Why Tanzania should not fear AfCFTA

Thursday November 26 2020
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ECA director for the Eastern Africa sub-region office Mama Keita

By Alawi Masare

Dar es Salaam. Regional experts explained why countries should not fear joining the African Continental Free Trade Area (AfCFTA) which is touted as a game changer in the continent’s trade once it kicks off despite a small price in revenue.

According to the United Nations Economic Commission for Africa, Tanzania may lose 1.3 percent of the total government revenue on removal of some tariffs but the country will benefit more from the trade pact.

Ethiopia, Uganda, Kenya and Rwanda are also expected to lose in the tariff adjustment but the losses will be offset by the long-term benefits.

“Tanzania is expected to experience a larger tariff revenue loss, equivalent to 1.3 percent of total government revenue but our estimates also indicate that it is one of the countries which will benefit most from the AfCFTA, through higher levels of trade and economic activity,” said ECA director for the Eastern Africa sub-region office Mama Keita who spoke during the online meeting yesterday.

“The revenue losses in cases like this may well be considered by policymakers a price worth paying for the added dynamism of the domestic economy –which overtime will, in itself, lead to higher government revenues through VAT and other taxes,” she added.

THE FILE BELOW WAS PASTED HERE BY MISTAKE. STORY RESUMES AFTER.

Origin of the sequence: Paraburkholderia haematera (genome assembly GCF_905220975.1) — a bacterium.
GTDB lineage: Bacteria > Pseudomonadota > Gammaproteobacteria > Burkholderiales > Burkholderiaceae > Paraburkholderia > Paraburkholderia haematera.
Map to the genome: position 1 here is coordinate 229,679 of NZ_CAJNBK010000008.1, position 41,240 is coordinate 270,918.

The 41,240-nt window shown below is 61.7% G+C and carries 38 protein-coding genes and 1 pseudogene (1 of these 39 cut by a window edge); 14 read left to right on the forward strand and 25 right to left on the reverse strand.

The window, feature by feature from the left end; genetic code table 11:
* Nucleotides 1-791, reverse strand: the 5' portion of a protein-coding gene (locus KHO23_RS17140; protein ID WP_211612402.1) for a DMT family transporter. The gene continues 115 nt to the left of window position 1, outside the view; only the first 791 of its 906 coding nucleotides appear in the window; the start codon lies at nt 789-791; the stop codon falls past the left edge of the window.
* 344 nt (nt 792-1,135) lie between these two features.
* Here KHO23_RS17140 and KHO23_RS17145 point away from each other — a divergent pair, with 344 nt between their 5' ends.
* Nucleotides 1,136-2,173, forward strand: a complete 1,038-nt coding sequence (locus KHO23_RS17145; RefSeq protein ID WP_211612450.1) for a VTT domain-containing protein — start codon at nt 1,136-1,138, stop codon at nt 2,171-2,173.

More than third of Tanzanian exports are now directed towards the African market, largely driven by trade with the East African Community (EAC) partner states.


The two-day meeting was convened by the UN Economic Commission for Africa (ECA), through its office for Eastern Africa under the theme to deliberate the economic and social impacts of the Covid-19 crisis and the strategies for recovering.

The meeting which involved policy makers from 14 countries also discussed the benefits of AfCFTA and encourage countries to ratify.

Tanzania has not yet ratified the deal expected to create the world’s largest free trade area.

The government has categorically stated that it’s still evaluating the benefits of the agreement before ratifying.

Going by the current figures on revenue collections, hundreds of billions will be lost in the revenue but that will be offset by the gains.

Some of the gains include increased economic growth of four percent and that Tanzanian exports to Africa will increase by between 23 and 32 percent, according to the ECA.

The deal, signed by 54 of the African Union’s (AU) 55 member states, commits countries to 90 percent tariff cuts within a five-year period.

The AU estimates it will boost trade by 60 percent between the continent’s 1.2 billion people by 2022.

The agreement, which focuses on removing non-tariff trade barriers, was launched at a Niger summit in July, but its implementation was delayed by the coronavirus pandemic.

The AfCFTA will also lead to net welfare gains of over $1.8 billion for consumers in East Africa, with the bulk of the gains accruing to Tanzania, Uganda and Ethiopia.

A notable positive outcome is that the AFCTA will boost production in the pharmaceutical sector in Kenya and Tanzania.

Africa manufactures less than two percent of the medicines it consumes, while it imports about 70 percent of its needs from outside the continent, at an annual cost 14.5 billion.

At the same time, Tanzania has embarked on a Sh1.189 trillion ($517 million) pharmaceutical project that will see establishment of three medicine manufacturing plants through partnership with the private investors.

The government says the feasibility study for the project was already approved and is now set to receive partner investors as it attempts to reduce the country’s reliance of imports to meet the local pharmaceutical demand.